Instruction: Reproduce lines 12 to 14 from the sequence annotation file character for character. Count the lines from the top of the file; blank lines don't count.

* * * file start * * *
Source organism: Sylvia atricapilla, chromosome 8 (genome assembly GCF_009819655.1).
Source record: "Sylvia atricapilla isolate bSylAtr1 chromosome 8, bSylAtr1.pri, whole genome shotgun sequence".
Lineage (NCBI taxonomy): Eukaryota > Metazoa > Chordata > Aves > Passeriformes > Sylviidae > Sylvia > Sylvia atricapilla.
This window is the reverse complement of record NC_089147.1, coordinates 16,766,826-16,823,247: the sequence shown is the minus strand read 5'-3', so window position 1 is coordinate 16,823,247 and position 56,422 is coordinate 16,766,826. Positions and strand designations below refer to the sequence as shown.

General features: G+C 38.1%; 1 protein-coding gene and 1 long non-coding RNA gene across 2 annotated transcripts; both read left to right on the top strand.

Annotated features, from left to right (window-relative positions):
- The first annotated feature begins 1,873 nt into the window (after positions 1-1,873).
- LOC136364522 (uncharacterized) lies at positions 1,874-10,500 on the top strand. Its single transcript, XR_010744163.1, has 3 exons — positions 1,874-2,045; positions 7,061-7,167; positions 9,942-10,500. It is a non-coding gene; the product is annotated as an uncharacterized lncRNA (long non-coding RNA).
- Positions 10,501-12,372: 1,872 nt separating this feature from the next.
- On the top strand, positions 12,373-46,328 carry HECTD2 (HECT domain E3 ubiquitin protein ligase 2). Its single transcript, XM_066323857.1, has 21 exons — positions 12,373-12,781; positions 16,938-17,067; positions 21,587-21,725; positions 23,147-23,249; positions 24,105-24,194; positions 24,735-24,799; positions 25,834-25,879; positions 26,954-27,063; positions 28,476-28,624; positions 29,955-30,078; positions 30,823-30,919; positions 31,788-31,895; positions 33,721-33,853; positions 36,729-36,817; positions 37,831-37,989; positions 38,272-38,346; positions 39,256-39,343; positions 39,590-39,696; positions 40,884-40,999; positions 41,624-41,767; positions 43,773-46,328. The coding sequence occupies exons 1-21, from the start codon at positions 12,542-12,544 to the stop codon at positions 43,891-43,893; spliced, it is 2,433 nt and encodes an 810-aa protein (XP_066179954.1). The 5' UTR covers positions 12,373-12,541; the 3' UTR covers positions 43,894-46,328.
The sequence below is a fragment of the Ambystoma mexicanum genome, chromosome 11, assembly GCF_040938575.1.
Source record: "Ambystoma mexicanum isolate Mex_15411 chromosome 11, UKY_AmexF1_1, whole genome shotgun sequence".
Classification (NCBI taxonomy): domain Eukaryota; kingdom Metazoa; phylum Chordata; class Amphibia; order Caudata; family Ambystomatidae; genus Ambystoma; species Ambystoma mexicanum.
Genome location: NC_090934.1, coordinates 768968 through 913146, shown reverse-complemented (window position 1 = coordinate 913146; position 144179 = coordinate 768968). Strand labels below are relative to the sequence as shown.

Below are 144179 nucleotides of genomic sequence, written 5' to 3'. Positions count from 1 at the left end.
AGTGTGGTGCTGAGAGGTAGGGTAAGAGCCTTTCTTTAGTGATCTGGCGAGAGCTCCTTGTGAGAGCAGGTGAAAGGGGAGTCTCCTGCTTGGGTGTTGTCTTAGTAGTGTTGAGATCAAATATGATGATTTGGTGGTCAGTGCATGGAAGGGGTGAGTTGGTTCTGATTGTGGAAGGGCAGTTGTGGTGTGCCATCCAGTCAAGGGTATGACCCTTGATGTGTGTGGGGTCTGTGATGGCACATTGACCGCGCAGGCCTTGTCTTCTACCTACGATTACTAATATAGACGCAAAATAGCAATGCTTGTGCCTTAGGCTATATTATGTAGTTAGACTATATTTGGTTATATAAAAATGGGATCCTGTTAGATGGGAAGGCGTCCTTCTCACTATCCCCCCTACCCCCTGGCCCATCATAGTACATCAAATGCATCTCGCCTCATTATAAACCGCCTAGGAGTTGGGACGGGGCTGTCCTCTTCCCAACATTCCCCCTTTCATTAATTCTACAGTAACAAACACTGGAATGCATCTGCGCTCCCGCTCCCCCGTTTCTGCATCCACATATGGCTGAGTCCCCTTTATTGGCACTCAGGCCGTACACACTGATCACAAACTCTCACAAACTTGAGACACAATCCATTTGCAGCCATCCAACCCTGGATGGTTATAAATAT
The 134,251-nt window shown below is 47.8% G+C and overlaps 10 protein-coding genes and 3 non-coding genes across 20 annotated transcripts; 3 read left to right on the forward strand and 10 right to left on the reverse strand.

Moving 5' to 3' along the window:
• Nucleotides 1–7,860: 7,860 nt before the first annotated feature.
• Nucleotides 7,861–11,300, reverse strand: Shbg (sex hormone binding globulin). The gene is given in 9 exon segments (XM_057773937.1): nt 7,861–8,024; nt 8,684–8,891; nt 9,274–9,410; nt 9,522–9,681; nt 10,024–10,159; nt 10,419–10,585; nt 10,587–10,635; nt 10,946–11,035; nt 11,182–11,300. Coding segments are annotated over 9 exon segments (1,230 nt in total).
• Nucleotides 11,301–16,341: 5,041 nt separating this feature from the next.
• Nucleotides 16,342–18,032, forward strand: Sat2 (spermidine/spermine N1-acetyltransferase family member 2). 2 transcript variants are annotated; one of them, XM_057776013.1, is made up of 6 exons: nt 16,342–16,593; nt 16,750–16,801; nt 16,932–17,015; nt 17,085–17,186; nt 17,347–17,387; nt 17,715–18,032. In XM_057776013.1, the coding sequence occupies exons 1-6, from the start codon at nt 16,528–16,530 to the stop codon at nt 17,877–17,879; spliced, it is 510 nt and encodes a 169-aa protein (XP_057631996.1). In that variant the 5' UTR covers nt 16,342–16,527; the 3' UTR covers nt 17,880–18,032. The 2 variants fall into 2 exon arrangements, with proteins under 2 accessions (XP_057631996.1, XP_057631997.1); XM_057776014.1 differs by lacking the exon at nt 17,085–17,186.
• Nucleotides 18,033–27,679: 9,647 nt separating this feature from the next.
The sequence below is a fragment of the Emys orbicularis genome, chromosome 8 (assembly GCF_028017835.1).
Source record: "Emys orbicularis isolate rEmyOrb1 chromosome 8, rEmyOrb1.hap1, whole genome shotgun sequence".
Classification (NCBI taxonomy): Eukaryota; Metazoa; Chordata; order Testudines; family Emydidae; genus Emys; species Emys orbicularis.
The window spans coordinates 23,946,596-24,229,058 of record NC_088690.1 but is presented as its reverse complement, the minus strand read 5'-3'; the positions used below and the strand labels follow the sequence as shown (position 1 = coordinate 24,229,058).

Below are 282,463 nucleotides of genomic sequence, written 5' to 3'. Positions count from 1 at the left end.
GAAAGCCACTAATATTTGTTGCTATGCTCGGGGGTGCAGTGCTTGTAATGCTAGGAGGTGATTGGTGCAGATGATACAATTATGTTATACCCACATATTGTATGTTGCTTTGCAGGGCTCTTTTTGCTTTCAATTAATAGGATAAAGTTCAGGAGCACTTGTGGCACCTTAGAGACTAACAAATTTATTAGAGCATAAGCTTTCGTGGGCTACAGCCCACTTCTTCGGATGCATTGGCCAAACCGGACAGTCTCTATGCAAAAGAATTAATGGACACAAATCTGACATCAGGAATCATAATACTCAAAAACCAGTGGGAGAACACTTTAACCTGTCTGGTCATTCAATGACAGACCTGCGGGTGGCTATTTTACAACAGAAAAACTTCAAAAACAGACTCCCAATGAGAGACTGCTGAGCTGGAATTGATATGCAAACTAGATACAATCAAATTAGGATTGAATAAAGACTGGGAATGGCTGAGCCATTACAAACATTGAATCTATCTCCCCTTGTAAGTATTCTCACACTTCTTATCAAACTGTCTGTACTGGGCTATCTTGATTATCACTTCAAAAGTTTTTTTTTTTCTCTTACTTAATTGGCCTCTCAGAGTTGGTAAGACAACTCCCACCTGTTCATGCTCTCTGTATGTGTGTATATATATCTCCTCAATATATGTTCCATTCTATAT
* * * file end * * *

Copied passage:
Source record: "Ambystoma mexicanum isolate Mex_15411 chromosome 11, UKY_AmexF1_1, whole genome shotgun sequence".
Classification (NCBI taxonomy): domain Eukaryota; kingdom Metazoa; phylum Chordata; class Amphibia; order Caudata; family Ambystomatidae; genus Ambystoma; species Ambystoma mexicanum.
Genome location: NC_090934.1, coordinates 768968 through 913146, shown reverse-complemented (window position 1 = coordinate 913146; position 144179 = coordinate 768968). Strand labels below are relative to the sequence as shown.